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coderwiki.com is starting and needs you!

 
 
da404LewZer
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      06-22-2006
i'm starting a wiki on coding, keeping everything seperate. anyone who
wants to help check out the site. i want to document every function for
every language ever


www.coderwiki.com

 
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Richard Heathfield
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      06-22-2006
da404LewZer said:

> i'm starting a wiki on coding, keeping everything seperate. anyone who
> wants to help check out the site. i want to document every function for
> every language ever
>
>
> www.coderwiki.com


From "hello world" example:

"-where stdio.h is the name of library."

Er, no.

I suggest you fix what you've got before adding anything else.

--
Richard Heathfield
"Usenet is a strange place" - dmr 29/7/1999
http://www.cpax.org.uk
email: rjh at above domain (but drop the www, obviously)
 
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pete
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      06-22-2006
Richard Heathfield wrote:
>
> da404LewZer said:
>
> > i'm starting a wiki on coding, keeping everything seperate.
> > anyone who wants to help check out the site.
> > i want to document every function for every language ever
> >
> >
> > www.coderwiki.com

>
> From "hello world" example:
>
> "-where stdio.h is the name of library."
>
> Er, no.
>
> I suggest you fix what you've got before adding anything else.


Now it says:
"-where stdio.h is the name of include file."

stdio.h is a "standard header".
Whether or not stdio.h exists as a file
in any particular implementation of C,
is unspecified by the C standard.

--
pete
 
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Richard Heathfield
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      06-22-2006
pete said:

>
> Now it says:
> "-where stdio.h is the name of include file."
>
> stdio.h is a "standard header".
> Whether or not stdio.h exists as a file
> in any particular implementation of C,
> is unspecified by the C standard.


In other words, it suffers from the same problem that any wiki suffers from
- editing can be carried out by anyone, no matter how ignorant.

--
Richard Heathfield
"Usenet is a strange place" - dmr 29/7/1999
http://www.cpax.org.uk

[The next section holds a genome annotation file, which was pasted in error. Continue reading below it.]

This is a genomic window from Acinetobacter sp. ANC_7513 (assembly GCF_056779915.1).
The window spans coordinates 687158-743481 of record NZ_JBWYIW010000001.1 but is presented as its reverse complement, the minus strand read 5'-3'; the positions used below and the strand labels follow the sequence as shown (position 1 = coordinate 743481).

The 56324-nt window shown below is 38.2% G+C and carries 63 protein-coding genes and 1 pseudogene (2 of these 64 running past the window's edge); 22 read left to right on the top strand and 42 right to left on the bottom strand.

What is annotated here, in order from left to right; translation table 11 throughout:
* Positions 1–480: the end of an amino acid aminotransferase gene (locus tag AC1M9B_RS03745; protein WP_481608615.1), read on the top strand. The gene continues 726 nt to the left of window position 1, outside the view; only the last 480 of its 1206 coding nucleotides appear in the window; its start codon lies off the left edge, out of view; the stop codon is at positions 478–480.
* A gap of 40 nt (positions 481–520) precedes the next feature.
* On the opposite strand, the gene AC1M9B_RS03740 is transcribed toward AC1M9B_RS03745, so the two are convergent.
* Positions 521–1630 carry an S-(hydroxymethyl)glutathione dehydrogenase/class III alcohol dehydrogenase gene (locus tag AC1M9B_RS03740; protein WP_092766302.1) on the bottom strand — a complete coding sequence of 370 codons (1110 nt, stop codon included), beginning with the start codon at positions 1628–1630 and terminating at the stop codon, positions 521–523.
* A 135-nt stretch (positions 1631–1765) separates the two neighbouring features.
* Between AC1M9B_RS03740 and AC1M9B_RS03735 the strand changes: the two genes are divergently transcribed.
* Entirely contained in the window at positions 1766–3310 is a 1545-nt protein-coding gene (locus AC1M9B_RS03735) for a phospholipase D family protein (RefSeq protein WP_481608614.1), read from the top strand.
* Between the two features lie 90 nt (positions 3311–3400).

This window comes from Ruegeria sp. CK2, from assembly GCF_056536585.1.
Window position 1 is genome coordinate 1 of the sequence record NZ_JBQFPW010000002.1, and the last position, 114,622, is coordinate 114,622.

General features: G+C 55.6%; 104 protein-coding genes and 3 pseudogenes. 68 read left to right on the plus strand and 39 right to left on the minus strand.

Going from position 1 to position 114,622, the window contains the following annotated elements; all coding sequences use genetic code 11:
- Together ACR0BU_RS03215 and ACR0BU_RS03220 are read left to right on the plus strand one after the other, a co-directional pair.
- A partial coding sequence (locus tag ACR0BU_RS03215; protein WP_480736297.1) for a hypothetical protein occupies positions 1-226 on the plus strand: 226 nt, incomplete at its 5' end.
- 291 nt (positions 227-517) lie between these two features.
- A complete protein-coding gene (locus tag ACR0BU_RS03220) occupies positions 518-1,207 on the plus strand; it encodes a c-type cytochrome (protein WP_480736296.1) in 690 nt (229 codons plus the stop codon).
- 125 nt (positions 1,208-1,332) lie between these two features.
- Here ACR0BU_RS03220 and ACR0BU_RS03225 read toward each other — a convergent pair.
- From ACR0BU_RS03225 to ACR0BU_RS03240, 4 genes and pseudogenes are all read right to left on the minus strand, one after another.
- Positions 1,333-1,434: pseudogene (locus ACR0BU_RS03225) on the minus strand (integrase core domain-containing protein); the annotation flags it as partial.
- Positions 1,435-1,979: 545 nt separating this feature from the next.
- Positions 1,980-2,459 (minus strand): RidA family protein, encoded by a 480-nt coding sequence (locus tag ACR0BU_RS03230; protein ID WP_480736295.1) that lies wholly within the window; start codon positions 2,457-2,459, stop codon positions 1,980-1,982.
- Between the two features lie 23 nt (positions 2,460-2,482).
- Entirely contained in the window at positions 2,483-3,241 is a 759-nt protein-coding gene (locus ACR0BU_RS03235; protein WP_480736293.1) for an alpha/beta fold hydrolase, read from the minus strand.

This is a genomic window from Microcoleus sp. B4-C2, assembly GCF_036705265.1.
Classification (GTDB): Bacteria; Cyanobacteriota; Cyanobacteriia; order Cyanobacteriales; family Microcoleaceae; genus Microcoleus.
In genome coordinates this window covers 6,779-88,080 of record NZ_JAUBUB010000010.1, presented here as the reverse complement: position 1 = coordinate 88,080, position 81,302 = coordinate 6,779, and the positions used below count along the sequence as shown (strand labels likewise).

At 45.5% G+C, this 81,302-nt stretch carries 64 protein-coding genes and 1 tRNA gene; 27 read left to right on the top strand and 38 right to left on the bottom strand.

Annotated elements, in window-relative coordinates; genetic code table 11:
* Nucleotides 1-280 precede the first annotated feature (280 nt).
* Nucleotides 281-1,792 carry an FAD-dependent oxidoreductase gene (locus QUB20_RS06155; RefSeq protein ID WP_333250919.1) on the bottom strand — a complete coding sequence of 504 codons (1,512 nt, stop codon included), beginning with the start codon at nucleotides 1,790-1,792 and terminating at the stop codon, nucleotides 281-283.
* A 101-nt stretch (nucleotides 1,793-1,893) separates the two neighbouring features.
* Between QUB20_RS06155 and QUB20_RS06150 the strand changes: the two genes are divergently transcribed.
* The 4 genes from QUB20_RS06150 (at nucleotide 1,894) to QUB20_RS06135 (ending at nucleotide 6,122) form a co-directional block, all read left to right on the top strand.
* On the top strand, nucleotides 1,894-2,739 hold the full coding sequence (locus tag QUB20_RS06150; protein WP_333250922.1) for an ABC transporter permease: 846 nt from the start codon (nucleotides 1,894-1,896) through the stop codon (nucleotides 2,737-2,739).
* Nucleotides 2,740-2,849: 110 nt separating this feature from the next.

email: rjh at above domain (but drop the www, obviously)
 
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Richard G. Riley
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      06-22-2006

Richard Heathfield <(E-Mail Removed)> writes:

> pete said:
>
>>
>> Now it says:
>> "-where stdio.h is the name of include file."
>>
>> stdio.h is a "standard header".
>> Whether or not stdio.h exists as a file
>> in any particular implementation of C,
>> is unspecified by the C standard.

>
> In other words, it suffers from the same problem that any wiki suffers from
> - editing can be carried out by anyone, no matter how ignorant.
>


Or, in all fairness, how well informed. No different from any techy
newsgroup really where google will reveal all sorts of wrong answers,
misleading information and general rubbish : invariably bad data is unremovable
though - giving Wikis the edge when uptodate and well maintained.

Wikis are, in general, a good thing IMO. They are certainly gaining in
popularity.

Thats not to say, however, that I would support any pie in the sky idea
of documenting "every function ever" ...
 
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Default User
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      06-22-2006
Richard Heathfield wrote:

> pete said:
>
> >
> > Now it says:
> > "-where stdio.h is the name of include file."


> In other words, it suffers from the same problem that any wiki
> suffers from - editing can be carried out by anyone, no matter how
> ignorant.



I have to say that the page now has some suspiciously correct
information. I think some of the people here have been doing some work.



Brian
 
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Richard Heathfield
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      06-22-2006
Default User said:

> Richard Heathfield wrote:
>
>> pete said:
>>
>> >
>> > Now it says:
>> > "-where stdio.h is the name of include file."

>
>> In other words, it suffers from the same problem that any wiki
>> suffers from - editing can be carried out by anyone, no matter how
>> ignorant.

>
> I have to say that the page now has some suspiciously correct
> information. I think some of the people here have been doing some work.


....which is fine as far as it goes, and very public-spirited, but are they
signing up to make corrections to it every day for the next N years? I
don't think so. So their good work is very likely either to be undone
completely or to be swamped by more dreck.

--
Richard Heathfield
"Usenet is a strange place" - dmr 29/7/1999
http://www.cpax.org.uk
email: rjh at above domain (but drop the www, obviously)
 
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Richard Bos
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      06-23-2006
Richard G. Riley <(E-Mail Removed)> wrote:

> Richard Heathfield <(E-Mail Removed)> writes: